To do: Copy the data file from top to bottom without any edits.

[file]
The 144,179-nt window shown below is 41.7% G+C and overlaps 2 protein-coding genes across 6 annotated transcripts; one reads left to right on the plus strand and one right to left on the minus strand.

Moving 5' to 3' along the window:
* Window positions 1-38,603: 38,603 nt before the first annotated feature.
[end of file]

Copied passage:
The 144,179-nt window shown below is 41.7% G+C and overlaps 2 protein-coding genes across 6 annotated transcripts; one reads left to right on the plus strand and one right to left on the minus strand.

Moving 5' to 3' along the window:
* Window positions 1-38,603: 38,603 nt before the first annotated feature.